March Wellness

Ain't No Mountain High Enough | Taryn R.

In my adult life thus far my health was something that admittedly took the back seat. About two years ago I had a health scare that forced me to become someone who valued exercise and trying to keep a moderately health lifestyle. In a nutshell I was having severe chest pain daily that truly felt like what I believe a heart attack feels like. It was debilitating. I chalked it up to indigestion for a while and then one night it got so bad I passed out and my dad had to take me to the hospital. I found out I had developed a Hiatal Hernia (something I learned runs in my family, thanks genetics!). After an endoscopy I learned that I had two options: lose weight, or have surgery to remove it. Surgery and removing the hernia would create inability to burp, and sometimes even throw up. I CAN’T BURP. WHAT. Those side effects sounded weird and pretty awful. Weight loss, healthy eating and medication would minimize and cause the severe acid reflux to go away. I was 24 when this started and I didn’t want to take the easy way out and get surgery this early in my life. I decided to tackle the more difficult route.

Over a 3 month period I lost almost 40 pounds by going to the gym once a day (sometimes twice a day), not drinking alcohol and eating healthy. It was the longest 3 months of my life because I hate the gym. It’s boring, it’s crowded and I’m sweating profusely in front of a wave of strangers. I played softball for almost 9 years and I love to be outside and active so exercise wasn’t what turned me off. It was the way I had to do it to see results. I stuck to the treadmill and quickly learned I burned the most calories on an uphill incline an accelerated speed. It felt like I was hiking, but inside the gym. I began to get this high I have never experienced that I feel like people have always talked about in reference to working out. I started to feel great and get natural energy that I didn’t have prior. Once I hit my goal I celebrated with a hike in Laguna Nigel with one of my best friends Emily on the morning of New Year’s Eve. We celebrated at the top with my first drink in 3 months, Pliny The Elder. Yum.

After that, my gym stint transitioned into a hiking stint. Hiking then became my favorite way to exercise and something I did weekly. As a Long Beach native I was fortunate to be in the middle of a variety of neat trails. On my days off, a good hike became my high priority plan for the day. I hiked in Palos Verdes and Laguna Niguel with challenging trials and beach destination views, Signal Hill for a quick local workout, and a variety of unique trails in Los Angeles. Looking up trails became a fun obsession, but to my surprise, the coolest peaks were the most challenging hiking trails. It was difficult with a unique work schedule to always find a hiking companion so it turned into “me time”. I made playlists to pair good tunes with my workouts and I’d often bring a beer and book to relax at the top after a particularly long hike.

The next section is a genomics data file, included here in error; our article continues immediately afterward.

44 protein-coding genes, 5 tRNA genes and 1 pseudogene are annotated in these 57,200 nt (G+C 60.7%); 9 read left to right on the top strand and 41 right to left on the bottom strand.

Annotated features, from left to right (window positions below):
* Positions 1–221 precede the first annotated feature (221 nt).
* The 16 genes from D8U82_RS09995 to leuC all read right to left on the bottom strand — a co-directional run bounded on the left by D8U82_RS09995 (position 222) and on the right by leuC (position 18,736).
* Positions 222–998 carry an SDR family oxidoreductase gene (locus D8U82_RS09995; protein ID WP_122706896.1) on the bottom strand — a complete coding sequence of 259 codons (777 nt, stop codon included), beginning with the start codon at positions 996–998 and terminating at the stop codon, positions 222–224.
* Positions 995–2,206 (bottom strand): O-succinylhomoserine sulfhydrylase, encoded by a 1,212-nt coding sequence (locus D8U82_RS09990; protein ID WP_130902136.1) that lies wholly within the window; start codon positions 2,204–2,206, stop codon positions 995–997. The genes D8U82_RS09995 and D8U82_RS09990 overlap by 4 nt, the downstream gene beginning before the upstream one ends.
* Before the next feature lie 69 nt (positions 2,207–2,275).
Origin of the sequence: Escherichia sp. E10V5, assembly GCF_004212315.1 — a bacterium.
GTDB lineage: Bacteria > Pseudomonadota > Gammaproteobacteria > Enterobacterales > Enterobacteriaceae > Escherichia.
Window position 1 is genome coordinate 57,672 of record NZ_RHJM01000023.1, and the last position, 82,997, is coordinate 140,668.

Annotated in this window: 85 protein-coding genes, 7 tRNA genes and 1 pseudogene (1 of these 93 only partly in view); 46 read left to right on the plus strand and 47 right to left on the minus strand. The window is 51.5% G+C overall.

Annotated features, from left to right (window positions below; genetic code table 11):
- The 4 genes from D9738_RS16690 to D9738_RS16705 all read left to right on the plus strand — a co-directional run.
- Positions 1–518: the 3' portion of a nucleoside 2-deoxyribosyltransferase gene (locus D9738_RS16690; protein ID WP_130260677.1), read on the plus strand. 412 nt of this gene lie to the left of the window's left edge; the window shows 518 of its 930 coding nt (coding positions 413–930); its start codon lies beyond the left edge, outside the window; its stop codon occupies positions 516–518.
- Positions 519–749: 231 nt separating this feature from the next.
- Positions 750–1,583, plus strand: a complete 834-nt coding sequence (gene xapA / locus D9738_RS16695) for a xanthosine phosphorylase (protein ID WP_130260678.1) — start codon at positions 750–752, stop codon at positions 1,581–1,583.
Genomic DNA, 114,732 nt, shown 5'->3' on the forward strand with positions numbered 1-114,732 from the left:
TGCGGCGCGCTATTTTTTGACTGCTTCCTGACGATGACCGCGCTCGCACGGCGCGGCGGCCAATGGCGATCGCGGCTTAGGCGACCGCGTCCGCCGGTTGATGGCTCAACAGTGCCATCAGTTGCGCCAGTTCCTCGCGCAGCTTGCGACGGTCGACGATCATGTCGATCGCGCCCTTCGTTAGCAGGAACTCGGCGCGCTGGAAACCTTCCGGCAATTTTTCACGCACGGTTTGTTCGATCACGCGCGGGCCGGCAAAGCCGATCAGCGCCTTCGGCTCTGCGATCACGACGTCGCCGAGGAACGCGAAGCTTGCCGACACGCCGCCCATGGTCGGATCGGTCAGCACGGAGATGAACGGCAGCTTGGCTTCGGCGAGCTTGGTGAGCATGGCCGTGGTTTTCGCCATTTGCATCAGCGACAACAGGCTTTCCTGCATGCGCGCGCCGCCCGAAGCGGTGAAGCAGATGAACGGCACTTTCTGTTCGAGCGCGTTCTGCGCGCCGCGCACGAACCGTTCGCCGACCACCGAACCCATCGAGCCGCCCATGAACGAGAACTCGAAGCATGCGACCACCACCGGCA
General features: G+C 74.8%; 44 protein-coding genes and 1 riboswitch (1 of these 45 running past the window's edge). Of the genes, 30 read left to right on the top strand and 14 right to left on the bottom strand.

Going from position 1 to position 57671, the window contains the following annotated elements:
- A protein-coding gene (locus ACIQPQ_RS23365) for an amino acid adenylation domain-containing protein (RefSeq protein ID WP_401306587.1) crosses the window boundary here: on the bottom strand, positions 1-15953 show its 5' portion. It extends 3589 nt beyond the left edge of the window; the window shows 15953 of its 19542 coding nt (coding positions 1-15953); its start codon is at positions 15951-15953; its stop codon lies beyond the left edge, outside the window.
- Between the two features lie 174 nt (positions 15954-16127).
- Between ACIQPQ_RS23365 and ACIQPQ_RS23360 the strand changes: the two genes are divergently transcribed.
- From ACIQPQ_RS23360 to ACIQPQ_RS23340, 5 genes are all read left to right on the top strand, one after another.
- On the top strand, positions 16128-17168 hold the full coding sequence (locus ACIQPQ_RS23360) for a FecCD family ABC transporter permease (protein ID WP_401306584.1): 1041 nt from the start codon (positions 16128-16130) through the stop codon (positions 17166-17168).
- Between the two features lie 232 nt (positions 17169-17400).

I’d say my favorite hike I have ever done was the hardest one. It also didn’t help that the week before I had gotten my wisdom teeth out. I was stir crazy after a week of immobility so I selected a trail for a much needed solo adventure. It’s called “Wisdom Tree Trail” in North Hollywood and it is a 3 mile steep incline trail to the top of this particular peak. This trail is what you take to also get to the Hollywood sign, so for any LA hikers reading this, you know that is a very difficult one. The trail leading me to wisdom tree felt almost entirely vertical. I was using my own body to push off of just to step higher and higher up the trail. There were times I would grab the side of the mountain or even a stray branch just to get my footing. Half way up I almost turned around because it was so difficult and my jaw was throbbing. I decided to take as many breaks as I needed and not give up. This was in July so the 98 degree heat wasn’t a nice asset to my workout. I finally made it to the top and I am so happy I didn’t give up. It felt accelerating to finish because I saw a handful of people turn around and not make it to the top.

At the top of the Mountain there is a huge tree with seats under it and a trunk filled with notebooks and paper. Hikers are encouraged to write notes, wishes, goals, etc. and fold those notes and place them under numerous stacks of rocks dispersed all around the top of the mountain. The stacks of rocks had uncountable messages stashed throughout each tower and I myself stashed my own message in one of the stacks. I sat at the top and admired the insane view I had of Los Angeles. You could see Lake Hollywood Reservoir and the beautiful city scape all the way to Downtown. I did take a moment this day to celebrate this small victory because I knew for a fact a year before I wouldn’t have been able to complete something like that. Exercise was not important to me for many years and finding something that brought me happiness to help me stay healthy was something that made me very happy. Hiking turned into my workout, my time to relax, to be outside, to reflect, enjoy my own company, and my way to have some adventure.